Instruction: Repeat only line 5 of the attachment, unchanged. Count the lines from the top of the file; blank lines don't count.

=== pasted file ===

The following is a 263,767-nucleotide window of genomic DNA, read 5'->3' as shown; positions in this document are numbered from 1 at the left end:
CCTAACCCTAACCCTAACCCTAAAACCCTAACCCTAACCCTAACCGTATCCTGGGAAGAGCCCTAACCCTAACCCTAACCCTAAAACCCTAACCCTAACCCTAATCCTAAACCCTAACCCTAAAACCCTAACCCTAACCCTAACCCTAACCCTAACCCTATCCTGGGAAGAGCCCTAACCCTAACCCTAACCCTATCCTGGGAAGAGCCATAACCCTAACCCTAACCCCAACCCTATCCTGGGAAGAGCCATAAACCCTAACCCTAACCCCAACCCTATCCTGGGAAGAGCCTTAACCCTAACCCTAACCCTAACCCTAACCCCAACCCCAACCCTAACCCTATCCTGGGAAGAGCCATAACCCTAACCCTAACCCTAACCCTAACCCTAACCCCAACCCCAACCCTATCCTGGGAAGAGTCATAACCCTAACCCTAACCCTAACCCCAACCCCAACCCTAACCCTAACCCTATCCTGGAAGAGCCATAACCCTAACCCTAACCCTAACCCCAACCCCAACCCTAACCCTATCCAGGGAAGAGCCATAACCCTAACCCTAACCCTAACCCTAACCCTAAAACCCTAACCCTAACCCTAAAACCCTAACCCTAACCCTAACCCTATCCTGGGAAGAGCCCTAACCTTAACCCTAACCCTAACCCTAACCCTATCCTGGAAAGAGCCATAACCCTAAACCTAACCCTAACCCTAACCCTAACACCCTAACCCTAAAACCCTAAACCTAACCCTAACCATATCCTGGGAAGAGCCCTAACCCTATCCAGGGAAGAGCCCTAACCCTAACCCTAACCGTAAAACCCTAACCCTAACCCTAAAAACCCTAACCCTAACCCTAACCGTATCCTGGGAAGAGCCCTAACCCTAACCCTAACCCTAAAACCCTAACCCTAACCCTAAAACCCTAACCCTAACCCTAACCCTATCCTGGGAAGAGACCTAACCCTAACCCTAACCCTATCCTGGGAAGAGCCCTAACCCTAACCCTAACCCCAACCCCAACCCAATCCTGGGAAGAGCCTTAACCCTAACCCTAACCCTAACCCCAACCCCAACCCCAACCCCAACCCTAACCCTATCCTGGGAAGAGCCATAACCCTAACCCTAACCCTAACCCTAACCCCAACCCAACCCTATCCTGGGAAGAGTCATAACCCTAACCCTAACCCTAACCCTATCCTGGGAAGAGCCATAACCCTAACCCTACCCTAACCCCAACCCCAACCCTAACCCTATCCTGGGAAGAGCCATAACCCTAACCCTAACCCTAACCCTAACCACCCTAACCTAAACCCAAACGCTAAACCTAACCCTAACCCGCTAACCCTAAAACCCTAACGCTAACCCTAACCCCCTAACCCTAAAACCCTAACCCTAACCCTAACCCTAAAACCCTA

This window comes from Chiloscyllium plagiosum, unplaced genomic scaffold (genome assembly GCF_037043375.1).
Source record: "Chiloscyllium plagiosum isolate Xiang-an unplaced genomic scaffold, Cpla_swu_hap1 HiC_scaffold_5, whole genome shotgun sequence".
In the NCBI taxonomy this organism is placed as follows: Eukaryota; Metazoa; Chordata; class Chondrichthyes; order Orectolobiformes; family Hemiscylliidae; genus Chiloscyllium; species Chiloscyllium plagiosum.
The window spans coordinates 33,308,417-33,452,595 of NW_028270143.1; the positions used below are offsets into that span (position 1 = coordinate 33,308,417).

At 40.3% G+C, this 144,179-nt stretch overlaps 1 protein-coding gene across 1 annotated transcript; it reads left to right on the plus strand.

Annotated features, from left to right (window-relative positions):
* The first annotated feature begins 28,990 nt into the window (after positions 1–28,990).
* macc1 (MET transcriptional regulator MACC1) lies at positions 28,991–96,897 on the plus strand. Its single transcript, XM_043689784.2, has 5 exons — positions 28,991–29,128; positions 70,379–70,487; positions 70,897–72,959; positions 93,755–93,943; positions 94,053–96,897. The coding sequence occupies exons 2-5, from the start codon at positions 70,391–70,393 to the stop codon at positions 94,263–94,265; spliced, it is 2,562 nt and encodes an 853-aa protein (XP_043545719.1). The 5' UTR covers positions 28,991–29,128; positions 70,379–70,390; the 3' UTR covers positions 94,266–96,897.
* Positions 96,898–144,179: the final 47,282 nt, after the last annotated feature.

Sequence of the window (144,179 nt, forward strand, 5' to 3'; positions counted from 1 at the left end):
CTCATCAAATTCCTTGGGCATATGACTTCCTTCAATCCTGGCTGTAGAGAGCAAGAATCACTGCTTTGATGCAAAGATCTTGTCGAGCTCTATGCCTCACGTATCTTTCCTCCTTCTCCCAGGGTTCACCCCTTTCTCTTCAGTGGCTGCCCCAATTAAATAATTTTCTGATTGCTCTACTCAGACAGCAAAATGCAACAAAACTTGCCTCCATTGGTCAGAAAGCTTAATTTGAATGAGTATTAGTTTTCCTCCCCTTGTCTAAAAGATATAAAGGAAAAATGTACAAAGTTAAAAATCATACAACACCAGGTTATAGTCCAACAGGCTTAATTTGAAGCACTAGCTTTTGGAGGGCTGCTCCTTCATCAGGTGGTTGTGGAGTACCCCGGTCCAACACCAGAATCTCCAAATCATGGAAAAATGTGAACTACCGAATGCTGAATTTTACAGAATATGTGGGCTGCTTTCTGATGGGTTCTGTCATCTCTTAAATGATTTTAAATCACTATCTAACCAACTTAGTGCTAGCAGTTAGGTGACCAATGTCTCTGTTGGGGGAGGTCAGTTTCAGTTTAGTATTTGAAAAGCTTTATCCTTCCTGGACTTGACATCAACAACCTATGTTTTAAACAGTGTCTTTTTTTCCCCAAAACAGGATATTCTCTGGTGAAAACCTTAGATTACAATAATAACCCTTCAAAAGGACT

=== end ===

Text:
In the NCBI taxonomy this organism is placed as follows: Eukaryota; Metazoa; Chordata; class Chondrichthyes; order Orectolobiformes; family Hemiscylliidae; genus Chiloscyllium; species Chiloscyllium plagiosum.